while (!executor.isTerminated()) {
}
System.out.println("all threads finished...");
}

A Runnable Implementation in which Kryo Pool will be used to serialize/deserialize the Java Object looks like this:

private static class KryoWorkerThread implements Runnable {
private int MAX = 1000;

private ObjectMapper mapper = new ObjectMapper();

private KryoContext kryoContext;

public KryoWorkerThread(KryoContext kryoContext) {
this.kryoContext = kryoContext;
}

@Override
public void run() {

for (int i = 0; i < MAX; i++) {
// ================ serialization ===================
List<Map<String, Object>> list = new ArrayList<>();
for (int k = 0; k < 3; k++) {
Map<String, Object> map = new HashMap<>();
map.put("any-prop1", "any-value1-" + k);
map.put("any-prop2", "any-value2-" + k);
map.put("any-prop3", "any-value3-" + k);

list.add(map);
}

// serialize list.
byte[] listBytes = kryoContext.serialze(list);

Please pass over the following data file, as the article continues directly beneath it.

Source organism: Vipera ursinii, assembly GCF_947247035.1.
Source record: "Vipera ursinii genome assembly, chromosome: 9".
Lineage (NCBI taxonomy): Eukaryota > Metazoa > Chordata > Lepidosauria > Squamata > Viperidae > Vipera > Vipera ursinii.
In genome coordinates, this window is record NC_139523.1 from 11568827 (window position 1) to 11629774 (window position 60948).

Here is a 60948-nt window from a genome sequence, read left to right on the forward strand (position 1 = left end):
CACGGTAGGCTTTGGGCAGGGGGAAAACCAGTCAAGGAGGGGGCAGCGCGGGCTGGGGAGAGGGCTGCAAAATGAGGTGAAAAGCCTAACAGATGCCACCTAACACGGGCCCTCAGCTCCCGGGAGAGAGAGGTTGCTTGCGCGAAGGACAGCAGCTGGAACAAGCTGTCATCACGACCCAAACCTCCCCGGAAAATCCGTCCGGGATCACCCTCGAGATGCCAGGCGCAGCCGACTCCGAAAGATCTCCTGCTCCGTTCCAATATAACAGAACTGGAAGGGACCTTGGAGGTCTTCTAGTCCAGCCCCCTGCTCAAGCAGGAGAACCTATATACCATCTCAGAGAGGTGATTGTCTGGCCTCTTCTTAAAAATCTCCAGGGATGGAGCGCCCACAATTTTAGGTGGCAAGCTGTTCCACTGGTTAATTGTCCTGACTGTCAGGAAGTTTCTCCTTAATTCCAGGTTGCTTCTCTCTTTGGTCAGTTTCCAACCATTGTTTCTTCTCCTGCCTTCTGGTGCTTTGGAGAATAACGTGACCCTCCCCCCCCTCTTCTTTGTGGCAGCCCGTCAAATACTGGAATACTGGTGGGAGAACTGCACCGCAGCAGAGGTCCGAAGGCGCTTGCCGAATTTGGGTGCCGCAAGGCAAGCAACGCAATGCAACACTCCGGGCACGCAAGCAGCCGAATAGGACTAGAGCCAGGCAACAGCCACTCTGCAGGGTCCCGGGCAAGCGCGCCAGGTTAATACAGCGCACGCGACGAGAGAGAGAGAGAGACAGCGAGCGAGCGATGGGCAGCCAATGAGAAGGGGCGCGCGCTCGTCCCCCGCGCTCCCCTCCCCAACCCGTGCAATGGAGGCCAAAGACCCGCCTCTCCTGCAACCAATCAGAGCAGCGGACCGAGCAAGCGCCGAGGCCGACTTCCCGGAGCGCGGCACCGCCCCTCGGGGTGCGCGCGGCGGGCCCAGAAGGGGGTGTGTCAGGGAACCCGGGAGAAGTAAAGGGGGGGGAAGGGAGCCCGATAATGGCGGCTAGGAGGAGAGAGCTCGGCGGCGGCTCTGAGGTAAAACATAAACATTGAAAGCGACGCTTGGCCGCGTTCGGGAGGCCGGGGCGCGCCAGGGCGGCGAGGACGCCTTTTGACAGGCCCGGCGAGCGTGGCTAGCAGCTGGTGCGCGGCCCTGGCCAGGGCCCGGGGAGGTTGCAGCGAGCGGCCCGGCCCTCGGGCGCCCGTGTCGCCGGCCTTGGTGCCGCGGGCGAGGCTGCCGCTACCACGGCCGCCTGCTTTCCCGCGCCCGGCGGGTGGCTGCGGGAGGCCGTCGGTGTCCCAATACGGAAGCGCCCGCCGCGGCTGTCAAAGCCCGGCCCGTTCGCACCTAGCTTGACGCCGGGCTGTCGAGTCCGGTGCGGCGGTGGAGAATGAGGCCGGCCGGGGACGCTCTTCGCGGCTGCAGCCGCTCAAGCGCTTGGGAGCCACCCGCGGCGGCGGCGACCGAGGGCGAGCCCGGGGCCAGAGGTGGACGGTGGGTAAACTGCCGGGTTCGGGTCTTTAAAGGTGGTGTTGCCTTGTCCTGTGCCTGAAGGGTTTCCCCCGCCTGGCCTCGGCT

List<User> userList = new ArrayList<>();
for (int k = 0; k < 3; k++) {
User user = new User();
user.setName("any-name" + k);
user.setAge(50 + k);
user.setAddress("any-address..." + k);

userList.add(user);
}

// serialize user list.
byte[] userListBytes = kryoContext.serialze(userList);


Map<String, Object> map = new HashMap<>();
map.put("any-prop1", "any-value1");
map.put("any-prop2", "any-value2");
map.put("any-prop3", "any-value3");

// serialize map.
byte[] mapBytes = kryoContext.serialze(map);

User user = new User();
user.setName("any-name");
user.setAge(50);
user.setAddress("any-address...");